Cleveland Indians manager Terry Francona underwent surgery on his left big toe on Tuesday, the second procedure he has undergone since taking leave from the team on July 29.
The foot surgery was to address issues with a staph infection he had in January. Francona had part of a bone in the big toe removed at the time after two months of pain and spent spring training and part of the season wearing a walking boot.
Shortly after stepping away from the team for the rest of the season, Francona underwent a left hip replacement.
Interim manager DeMarlo Hale said he was glad the 62-year-old Francona underwent the two surgeries.
“Absolutely. I’ve told him, too,” Hale told reporters prior to Tuesday’s game against the Minnesota Twins. “I think it’s the right thing to do because he’ll be able to have time in the offseason when he’s not up against the clock trying to get to spring training.
“This is a big step today and he’ll get through this and he’s kind of on the rehab period and I think it’s going to work well. Get around the holidays and Thanksgiving, all should be good and that’s what I’m praying for and hoping for, for sure.”
In the offseason, Francona opened up about the gastrointestinal and blood clot issues that limited him to manage just 14 of Cleveland’s 60 games in the shortened 2020 season.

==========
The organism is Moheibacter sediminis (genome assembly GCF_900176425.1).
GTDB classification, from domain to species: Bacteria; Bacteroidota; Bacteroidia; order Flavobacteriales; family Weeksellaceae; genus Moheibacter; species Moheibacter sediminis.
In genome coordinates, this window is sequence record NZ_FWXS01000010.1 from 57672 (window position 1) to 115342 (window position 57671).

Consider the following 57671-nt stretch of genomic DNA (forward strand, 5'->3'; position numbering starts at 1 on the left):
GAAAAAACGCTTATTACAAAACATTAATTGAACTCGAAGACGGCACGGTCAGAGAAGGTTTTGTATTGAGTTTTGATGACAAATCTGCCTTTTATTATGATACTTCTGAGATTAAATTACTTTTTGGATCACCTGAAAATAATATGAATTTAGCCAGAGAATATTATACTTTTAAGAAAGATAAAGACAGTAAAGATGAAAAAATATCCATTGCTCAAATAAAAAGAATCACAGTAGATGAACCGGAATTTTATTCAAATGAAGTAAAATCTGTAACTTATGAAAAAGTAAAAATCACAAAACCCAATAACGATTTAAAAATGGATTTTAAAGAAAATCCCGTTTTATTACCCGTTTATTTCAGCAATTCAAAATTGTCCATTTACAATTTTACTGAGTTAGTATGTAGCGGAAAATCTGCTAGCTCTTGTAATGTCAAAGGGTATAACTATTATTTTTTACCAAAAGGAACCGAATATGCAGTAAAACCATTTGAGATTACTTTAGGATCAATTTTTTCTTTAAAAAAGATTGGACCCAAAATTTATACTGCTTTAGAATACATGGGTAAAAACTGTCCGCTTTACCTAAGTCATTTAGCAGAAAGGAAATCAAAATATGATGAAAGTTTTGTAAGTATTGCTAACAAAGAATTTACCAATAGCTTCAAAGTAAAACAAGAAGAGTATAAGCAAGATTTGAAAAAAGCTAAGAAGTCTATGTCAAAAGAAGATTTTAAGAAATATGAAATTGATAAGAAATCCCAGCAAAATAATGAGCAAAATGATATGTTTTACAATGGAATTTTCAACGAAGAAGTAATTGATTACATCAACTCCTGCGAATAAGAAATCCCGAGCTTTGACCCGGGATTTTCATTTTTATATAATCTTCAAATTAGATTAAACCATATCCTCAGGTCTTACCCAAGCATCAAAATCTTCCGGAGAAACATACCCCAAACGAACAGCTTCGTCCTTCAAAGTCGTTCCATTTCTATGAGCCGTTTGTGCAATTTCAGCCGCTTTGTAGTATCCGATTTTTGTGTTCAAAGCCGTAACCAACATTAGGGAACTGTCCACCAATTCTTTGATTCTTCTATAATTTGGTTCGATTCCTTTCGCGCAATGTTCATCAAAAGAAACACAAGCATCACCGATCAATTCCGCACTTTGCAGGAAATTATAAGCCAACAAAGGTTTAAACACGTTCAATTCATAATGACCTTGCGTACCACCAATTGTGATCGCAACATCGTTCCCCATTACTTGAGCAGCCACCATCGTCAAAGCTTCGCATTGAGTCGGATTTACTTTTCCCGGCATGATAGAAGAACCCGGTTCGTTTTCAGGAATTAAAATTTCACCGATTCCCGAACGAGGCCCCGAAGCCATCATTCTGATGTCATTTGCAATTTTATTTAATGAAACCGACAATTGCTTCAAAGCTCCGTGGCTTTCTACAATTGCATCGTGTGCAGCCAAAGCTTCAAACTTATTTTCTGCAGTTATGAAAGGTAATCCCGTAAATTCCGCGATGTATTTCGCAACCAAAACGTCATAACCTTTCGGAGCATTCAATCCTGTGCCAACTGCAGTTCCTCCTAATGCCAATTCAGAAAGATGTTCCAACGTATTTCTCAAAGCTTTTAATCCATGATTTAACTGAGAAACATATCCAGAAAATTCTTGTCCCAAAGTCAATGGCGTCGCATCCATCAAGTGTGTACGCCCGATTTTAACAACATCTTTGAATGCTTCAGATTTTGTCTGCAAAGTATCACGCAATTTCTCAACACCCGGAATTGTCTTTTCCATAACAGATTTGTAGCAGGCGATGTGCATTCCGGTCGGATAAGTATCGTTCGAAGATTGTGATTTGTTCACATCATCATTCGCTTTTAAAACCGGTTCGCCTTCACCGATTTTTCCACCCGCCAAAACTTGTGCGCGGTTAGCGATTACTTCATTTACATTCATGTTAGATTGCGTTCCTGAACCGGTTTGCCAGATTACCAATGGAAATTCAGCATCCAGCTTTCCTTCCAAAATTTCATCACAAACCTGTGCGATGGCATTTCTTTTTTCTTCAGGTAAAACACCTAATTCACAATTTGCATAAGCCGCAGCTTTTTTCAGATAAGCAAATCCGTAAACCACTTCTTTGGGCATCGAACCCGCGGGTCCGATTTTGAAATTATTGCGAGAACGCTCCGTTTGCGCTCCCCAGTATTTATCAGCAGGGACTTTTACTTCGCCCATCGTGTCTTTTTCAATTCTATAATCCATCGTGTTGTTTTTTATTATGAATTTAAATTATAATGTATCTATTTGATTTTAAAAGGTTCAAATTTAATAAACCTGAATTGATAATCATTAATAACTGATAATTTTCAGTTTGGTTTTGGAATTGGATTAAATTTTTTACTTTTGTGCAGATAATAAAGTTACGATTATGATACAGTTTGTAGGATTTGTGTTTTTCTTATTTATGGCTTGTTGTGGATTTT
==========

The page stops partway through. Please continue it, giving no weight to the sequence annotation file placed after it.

Francona said he had “nine to 10 surgeries” and experienced severe issues with blood clots. He said he spent time in intensive care at the Cleveland Clinic.
“When they did the surgery to repair the blood clots, I re-clotted, I guess, three different times,” Francona said at the time. “So in the span of three or four days, I had to have three surgeries. I was in ICU for about four days. It was a rough time.”
Francona previously had his right hip and both knees replaced.
The Indians were 50-49 when Francona began his medical leave. The team has gone 18-18 under Hale and sits at 68-67.
Francona began managing Cleveland in 2013 and guided the club to the 2016 World Series, where it lost to the Chicago Cubs.
Francona is in his 21st season as a major league manager. He also managed the Philadelphia Phillies from 1997-2000 and Boston Red Sox (2004-11). He won two World Series as Boston’s manager.
–Field Level Media
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